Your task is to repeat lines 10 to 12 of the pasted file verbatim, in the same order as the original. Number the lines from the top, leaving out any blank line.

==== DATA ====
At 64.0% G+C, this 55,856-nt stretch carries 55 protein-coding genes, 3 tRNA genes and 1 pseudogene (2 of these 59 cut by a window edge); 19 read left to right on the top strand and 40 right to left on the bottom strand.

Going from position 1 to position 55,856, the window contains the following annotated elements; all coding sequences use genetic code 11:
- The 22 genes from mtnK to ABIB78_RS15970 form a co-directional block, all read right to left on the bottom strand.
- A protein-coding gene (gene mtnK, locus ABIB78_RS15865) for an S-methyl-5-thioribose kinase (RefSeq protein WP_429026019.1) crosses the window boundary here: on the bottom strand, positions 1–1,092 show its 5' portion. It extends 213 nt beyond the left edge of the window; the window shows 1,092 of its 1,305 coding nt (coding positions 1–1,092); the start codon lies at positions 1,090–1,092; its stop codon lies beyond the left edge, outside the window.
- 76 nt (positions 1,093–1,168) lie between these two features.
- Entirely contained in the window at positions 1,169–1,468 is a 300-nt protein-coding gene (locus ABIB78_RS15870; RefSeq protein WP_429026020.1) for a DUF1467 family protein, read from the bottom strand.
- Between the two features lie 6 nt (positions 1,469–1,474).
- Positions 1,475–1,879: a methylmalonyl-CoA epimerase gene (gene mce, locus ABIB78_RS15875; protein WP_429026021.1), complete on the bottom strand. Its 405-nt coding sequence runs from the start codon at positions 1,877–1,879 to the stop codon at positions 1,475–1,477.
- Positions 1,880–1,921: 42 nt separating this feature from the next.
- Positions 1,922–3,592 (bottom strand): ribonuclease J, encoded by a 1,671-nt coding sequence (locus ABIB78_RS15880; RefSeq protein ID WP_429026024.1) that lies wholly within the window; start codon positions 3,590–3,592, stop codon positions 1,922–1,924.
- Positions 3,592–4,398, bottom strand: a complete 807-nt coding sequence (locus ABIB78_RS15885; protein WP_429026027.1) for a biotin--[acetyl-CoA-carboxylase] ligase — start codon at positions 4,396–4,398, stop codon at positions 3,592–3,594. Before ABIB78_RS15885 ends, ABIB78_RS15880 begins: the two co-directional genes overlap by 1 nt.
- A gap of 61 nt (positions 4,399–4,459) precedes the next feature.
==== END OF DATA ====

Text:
- Positions 1,922–3,592 (bottom strand): ribonuclease J, encoded by a 1,671-nt coding sequence (locus ABIB78_RS15880; RefSeq protein ID WP_429026024.1) that lies wholly within the window; start codon positions 3,590–3,592, stop codon positions 1,922–1,924.
- Positions 3,592–4,398, bottom strand: a complete 807-nt coding sequence (locus ABIB78_RS15885; protein WP_429026027.1) for a biotin--[acetyl-CoA-carboxylase] ligase — start codon at positions 4,396–4,398, stop codon at positions 3,592–3,594. Before ABIB78_RS15885 ends, ABIB78_RS15880 begins: the two co-directional genes overlap by 1 nt.
- A gap of 61 nt (positions 4,399–4,459) precedes the next feature.